The term “meme” was first coined by Richard Dawkins in his 1986 book “The Selfish Gene.” Meme originated from the Greek word mimeme, which means “to imitate,” and Dawkins’s focus was on the behavioral and cultural traits of modern society like skills, art, or games that could be passed down via imitation. While he was initially referring to its relevance over spans of hundreds of years in evolution, the word, since the advent of the internet, now refers to an image, a joke, or story that is shared online.

Recently, there has been an abundance of university meme pages on Facebook, including but not limited to The Student Coalition of Dank Memers at UCI, UC Berkeley Memes for Edgy Teens and Harvard Memes for Elitist 1% Tweens. Memes have become the popular mode of expression for millennial college students — a venue to voice their angst. For example, UC Berkeley’s group includes memes that poke fun at Berkeley’s grade deflation and grade inflation at universities like their rival, Stanford, or campus buildings, or its terrifying mascot, Oski. Any part of student life translates to meme template — including campus organizations, Greek life and struggles related to certain majors.

To get a better understanding of being part of a college meme community, I joined UCI’s meme group. The memes ranged wildly in topic, from Spongebob references to parking tickets, but above all, they were relatable to the struggles of UCI students. Taking note, I posted a few memes in the group and got ready to post to the biggest university meme page: UC Berkeley’s, with over 70,000 members as of the time of this article. Over time, I noticed that memes directly related to student life received more reactions than those that didn’t. I scoured the internet and my meme folder to see if anything would suit my test post into the group. I found a few that fit my criteria.

My first two memes received tremendous responses. One was about not doing the reading before class, and the other was about actually doing it. I chose these two because I felt they illustrated both sides of a spectrum — those who were prepared, and those who were not. Almost immediately, likes and other reacts started to flood my notifications. One of the memes I posted on Feb. 28 got 4,400 likes, 32 shares and over 300 comments. The other received 3,000 likes, eight shares and over 200 comments.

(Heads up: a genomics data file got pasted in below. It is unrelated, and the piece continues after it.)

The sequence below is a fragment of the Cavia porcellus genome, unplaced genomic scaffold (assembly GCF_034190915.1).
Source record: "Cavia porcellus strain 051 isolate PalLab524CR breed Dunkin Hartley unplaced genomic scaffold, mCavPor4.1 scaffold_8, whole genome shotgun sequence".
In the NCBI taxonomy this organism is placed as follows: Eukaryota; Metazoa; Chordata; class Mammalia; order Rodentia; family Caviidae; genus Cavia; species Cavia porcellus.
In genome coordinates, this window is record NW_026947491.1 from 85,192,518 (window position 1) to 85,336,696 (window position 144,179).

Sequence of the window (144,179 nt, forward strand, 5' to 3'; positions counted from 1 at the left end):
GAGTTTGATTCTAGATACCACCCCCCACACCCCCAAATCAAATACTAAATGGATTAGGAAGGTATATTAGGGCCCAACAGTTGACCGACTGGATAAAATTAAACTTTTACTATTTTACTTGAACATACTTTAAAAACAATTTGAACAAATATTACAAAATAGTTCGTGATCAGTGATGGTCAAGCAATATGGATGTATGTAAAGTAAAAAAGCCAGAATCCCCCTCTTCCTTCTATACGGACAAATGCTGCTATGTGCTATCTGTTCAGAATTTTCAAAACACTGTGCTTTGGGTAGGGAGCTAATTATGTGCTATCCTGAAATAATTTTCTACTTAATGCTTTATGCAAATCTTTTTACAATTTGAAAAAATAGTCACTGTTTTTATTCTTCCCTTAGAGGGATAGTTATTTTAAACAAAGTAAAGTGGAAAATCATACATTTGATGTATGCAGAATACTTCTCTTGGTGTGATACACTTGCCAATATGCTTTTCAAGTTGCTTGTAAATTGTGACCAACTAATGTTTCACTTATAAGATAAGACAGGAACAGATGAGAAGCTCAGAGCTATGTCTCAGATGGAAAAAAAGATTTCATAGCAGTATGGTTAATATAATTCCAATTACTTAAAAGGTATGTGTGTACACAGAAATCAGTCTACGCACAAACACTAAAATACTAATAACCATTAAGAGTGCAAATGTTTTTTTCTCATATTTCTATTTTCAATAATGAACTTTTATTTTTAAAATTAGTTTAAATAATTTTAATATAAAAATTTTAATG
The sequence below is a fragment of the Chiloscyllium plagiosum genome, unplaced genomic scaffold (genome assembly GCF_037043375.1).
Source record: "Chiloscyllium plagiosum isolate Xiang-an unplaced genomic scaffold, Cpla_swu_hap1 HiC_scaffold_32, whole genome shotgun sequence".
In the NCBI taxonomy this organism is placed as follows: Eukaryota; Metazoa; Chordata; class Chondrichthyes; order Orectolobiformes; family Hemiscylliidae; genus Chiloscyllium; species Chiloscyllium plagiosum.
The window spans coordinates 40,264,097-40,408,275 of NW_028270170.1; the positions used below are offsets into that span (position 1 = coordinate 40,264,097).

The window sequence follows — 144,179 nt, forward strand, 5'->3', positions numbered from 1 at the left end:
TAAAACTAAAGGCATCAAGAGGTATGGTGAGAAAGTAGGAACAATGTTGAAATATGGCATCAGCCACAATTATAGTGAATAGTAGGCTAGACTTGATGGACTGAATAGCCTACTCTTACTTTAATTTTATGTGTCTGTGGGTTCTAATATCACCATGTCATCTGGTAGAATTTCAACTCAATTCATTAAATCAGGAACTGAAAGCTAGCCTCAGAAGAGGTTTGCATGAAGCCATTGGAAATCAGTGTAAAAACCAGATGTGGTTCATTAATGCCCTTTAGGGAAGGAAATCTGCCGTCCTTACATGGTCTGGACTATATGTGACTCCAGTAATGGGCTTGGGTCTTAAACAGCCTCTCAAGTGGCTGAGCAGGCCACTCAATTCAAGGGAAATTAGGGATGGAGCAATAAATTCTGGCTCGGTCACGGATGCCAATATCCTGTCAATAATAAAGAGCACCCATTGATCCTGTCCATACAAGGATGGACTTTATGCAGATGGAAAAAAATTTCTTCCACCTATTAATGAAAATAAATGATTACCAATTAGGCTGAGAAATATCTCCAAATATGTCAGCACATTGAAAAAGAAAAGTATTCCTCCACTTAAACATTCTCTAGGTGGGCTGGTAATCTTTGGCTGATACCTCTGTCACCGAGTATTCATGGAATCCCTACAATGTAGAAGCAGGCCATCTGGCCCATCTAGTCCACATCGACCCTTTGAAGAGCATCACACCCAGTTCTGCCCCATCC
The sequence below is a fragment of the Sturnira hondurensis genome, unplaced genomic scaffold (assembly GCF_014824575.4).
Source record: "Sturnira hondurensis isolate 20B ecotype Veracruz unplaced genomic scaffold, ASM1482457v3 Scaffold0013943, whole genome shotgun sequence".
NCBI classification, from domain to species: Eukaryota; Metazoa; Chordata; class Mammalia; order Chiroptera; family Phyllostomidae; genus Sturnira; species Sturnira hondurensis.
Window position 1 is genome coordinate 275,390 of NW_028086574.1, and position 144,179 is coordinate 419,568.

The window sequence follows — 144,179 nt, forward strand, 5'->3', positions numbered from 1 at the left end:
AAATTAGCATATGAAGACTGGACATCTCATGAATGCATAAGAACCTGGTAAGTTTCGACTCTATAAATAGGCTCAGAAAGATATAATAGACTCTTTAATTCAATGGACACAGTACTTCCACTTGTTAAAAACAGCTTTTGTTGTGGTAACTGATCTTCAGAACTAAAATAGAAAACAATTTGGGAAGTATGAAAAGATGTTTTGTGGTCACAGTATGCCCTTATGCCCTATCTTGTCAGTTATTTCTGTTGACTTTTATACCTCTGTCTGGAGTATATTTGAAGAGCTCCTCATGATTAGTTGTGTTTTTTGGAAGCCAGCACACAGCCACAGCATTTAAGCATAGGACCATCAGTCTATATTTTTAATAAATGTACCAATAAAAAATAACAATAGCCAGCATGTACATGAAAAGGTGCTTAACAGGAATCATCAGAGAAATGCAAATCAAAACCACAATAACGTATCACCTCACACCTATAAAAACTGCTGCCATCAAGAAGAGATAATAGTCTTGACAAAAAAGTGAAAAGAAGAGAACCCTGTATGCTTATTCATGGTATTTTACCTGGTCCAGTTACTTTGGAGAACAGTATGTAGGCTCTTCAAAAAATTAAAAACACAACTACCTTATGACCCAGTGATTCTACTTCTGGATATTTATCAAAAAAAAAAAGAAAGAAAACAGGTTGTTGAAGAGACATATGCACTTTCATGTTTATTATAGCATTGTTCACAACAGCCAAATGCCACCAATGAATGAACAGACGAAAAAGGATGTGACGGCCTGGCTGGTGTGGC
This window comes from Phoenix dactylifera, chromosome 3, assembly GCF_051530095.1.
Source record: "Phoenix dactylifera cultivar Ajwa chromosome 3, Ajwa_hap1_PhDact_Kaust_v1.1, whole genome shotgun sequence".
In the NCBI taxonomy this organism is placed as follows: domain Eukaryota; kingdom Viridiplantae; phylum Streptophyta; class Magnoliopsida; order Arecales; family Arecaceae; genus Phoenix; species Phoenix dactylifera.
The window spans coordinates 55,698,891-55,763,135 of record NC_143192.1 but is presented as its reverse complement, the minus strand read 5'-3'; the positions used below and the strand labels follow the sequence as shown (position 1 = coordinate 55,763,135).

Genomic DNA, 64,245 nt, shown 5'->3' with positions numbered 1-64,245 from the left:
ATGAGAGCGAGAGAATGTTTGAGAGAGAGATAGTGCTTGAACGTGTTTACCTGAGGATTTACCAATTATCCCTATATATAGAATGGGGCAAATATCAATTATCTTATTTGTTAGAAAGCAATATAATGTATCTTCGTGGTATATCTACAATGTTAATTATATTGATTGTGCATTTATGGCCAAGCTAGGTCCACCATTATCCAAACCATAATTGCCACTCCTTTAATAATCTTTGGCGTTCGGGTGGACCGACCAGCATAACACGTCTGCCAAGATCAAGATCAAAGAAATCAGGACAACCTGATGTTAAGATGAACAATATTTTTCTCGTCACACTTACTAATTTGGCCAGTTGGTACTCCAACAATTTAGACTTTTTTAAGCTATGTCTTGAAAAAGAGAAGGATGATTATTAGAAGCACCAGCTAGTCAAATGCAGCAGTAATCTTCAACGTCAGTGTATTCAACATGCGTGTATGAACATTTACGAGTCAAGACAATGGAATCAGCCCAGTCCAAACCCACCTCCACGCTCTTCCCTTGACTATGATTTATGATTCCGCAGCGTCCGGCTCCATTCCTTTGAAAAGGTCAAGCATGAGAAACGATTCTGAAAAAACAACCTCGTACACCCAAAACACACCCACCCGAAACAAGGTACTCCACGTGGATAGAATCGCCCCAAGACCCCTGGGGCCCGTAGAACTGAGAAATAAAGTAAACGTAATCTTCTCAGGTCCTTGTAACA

Ultimately, these memes serve as vectors for groups of people to find support. An optimal meme is one that is relatable, yet self-aware of its meme status. It can be referenced endlessly and speaks to the human condition, or in our case, the student condition. It was extremely satisfying to watch the reactions and comments accumulate. It was refreshing to imagine I was able to make someone smile or even lightly chuckle at the ridiculousness of my memes. Memes can be confidence boosters; they make the poster and the viewer feel good, no matter how trivial the meme is. Although I’m not a student at these other universities, it doesn’t stop me from appreciating their meme themes and the light-hearted communities they create. Making and sharing memes is easy, if one dares to embrace the absurdity.

Although Dawkins first described memes as a model for how people pass information through replication, and many consider the present-day understanding quite removed from its use in evolutionary theory, his version is not too far off from its modern incarnation. The volatility and unpredictability of memes is part of what make them engaging media. Some may stay in circulation for a year, while most captivate people for a few days or weeks before fading into obscurity. However, when a meme comes into the mainstream, it becomes mass-produced, opening it up to various interpretations and situations that promote a sort of harmony within the communities that make and share them all across the globe. In this manner, we can consider memes a form of validation, providing humor while speaking to a broader audience’s feelings.  


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